Ethical responsibility of a lawyer who has knowledge of another lawyers failure to file income tax return.
The inquiring lawyer represents parties in a lawsuit in which the opposing party is a lawyer admitted to practice in Arizona. In response to deposition questioning relating to a lost earnings claim, the lawyer testified that, since entering practice, he had never filed state or federal income tax returns.
Does a lawyer who knows of another lawyer's failure to file an income tax return have an ethical duty to inform the appropriate professional authority of this information?
ETHICAL RULES INVOLVED
ER 8.3. Reporting Professional Misconduct
(a) A lawyer having knowledge that another lawyer has committed a violation of the Rules of professional Conduct that raises a substantial question as to that lawyer's honesty, trustworthiness or fitness as a lawyer in other respects, shall inform the appropriate professional authority.
ER 8.4. Misconduct
It is a professional misconduct for a lawyer to:
(b) commit a criminal act that reflects adversely on the lawyer's honesty, trustworthiness or fitness as a lawyer in other respects;
ER 8.4(b) states that commission of "a criminal act that reflects adversely on the lawyer's honesty, trustworthiness or fitness as a lawyer in other respects" constitutes professional misconduct. In view of the presence of similar (and, indeed, partially identical) language in ER 8.3(a), it is clear that another lawyer who has knowledge of the commission of this type of criminal act is ethically obligated to inform the appropriate professional authority. The Comment to ER 8.4 specifically mentions, as an example of the type of illegal conduct that reflects adversely on a lawyer's fitness to practice law, "willful failure to file an income tax return."
Based on the foregoing, it is the opinion of the committee that a lawyer who has knowledge of another lawyer's failure to file an income tax return has the ethical duty to inform the appropriate professional authority of this information, unless, based on facts known to the lawyer, he or she is convinced that such failure was not willful within the meaning of the applicable criminal statutes and does not otherwise reflect on the other lawyer's honest, trustworthiness or fitness as a lawyer in other respects. In light of the specific reference in the Comment to ER 8.4 to a “willful failure to file an income tax return," and the importance to the integrity of the profession of the self-policing aspects of the Rules of Professional Conduct, the committee considers it appropriate to note that the exception contained in the preceding sentence is intended to be very narrow. In this regard, although the committee's jurisdiction does not extend to questions solely of law, the committee considers it appropriate also to note that where (as is suggested by the facts presented by the inquiring lawyer) there are multiple failures to file income tax returns, it would require an extremely unusual set of facts for a lawyer to become convinced, for the purposes of this opinion, that the information should not be reported.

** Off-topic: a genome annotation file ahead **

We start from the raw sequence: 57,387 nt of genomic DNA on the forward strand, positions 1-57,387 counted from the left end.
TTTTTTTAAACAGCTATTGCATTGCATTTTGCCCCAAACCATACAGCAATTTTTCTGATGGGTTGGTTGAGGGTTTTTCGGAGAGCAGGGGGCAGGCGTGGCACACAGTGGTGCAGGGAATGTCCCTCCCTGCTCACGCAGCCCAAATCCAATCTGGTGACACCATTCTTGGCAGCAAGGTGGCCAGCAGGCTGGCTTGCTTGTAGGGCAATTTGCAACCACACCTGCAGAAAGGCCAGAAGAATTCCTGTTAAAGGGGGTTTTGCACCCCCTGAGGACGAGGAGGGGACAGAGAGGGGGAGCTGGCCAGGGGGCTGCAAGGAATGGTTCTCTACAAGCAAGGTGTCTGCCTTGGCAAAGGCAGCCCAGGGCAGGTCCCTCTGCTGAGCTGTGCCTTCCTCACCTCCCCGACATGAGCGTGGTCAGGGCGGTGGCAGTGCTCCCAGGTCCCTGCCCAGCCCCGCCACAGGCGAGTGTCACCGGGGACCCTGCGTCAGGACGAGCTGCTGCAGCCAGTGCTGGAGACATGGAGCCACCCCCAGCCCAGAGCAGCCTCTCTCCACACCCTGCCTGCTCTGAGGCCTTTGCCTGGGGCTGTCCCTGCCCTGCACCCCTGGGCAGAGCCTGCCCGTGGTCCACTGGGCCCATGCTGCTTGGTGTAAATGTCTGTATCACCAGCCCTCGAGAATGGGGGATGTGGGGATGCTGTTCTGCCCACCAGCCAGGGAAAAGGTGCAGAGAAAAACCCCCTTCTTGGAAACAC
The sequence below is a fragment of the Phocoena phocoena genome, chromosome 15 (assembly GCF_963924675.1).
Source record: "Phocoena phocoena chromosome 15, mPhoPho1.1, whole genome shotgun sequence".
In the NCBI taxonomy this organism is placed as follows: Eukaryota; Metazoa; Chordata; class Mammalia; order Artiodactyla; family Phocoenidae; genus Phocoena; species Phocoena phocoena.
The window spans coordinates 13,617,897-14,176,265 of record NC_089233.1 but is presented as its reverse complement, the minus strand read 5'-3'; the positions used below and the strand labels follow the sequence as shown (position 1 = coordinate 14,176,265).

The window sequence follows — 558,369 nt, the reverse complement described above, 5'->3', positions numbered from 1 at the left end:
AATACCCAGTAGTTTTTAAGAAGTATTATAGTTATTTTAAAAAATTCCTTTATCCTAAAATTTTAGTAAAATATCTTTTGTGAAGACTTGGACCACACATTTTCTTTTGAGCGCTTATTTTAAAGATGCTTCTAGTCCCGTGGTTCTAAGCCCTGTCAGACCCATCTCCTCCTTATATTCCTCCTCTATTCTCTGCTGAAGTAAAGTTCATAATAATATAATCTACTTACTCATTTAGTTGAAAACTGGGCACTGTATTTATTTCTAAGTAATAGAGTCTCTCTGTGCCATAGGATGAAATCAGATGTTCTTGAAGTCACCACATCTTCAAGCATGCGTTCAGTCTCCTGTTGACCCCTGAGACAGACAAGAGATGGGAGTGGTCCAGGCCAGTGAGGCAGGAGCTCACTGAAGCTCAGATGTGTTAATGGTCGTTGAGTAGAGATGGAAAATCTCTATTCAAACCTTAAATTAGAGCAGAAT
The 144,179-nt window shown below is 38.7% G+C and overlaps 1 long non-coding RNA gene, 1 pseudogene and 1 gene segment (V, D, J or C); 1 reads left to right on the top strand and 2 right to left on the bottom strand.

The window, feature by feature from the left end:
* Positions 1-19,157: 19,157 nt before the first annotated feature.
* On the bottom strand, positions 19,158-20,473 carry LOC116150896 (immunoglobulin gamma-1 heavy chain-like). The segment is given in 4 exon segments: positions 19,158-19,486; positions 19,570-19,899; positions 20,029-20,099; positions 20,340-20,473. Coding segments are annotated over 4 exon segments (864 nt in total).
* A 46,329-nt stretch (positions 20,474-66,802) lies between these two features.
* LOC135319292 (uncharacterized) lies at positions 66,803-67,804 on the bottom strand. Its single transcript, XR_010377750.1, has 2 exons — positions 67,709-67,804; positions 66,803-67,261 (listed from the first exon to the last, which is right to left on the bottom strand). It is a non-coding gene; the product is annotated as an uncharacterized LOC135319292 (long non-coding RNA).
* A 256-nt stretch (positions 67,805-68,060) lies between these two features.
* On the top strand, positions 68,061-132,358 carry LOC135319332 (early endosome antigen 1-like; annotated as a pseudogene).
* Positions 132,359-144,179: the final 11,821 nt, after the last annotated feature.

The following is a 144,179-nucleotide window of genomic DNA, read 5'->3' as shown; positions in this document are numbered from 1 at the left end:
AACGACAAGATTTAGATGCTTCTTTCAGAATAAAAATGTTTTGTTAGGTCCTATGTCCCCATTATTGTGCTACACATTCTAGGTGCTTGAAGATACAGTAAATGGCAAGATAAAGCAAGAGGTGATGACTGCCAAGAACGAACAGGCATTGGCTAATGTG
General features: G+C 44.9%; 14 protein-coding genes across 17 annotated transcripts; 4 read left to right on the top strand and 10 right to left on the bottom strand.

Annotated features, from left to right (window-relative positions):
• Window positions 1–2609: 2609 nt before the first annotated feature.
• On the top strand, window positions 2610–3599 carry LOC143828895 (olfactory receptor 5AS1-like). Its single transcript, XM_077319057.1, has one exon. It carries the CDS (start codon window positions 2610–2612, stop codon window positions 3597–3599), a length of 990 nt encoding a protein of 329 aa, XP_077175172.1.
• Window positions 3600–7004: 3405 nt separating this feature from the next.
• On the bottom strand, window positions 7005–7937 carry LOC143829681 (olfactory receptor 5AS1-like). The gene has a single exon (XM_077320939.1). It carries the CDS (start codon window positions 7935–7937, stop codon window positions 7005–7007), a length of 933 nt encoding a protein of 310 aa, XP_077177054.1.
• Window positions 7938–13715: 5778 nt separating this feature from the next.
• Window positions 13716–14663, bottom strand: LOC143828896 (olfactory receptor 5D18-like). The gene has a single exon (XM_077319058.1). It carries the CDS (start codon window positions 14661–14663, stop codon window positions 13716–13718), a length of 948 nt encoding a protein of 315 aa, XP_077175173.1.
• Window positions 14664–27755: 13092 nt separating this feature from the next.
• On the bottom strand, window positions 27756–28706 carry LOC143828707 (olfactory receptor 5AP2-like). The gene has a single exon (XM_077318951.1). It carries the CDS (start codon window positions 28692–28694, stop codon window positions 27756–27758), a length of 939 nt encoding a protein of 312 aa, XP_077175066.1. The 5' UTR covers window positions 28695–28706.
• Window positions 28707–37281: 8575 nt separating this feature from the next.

This opinion does not address situations in which the lawyer who obtains such information does so in connection with a client-lawyer relationship between that lawyer and the other lawyer.
Formal opinions of the Committee on the Rules of Professional Conduct are advisory in nature only and are not binding in any disciplinary or other legal proceeding. This opinion is based on the Ethical Rules in effect on the date the opinion was published. If the rules change, a different conclusion may be appropriate.
© State Bar of Arizona 1987
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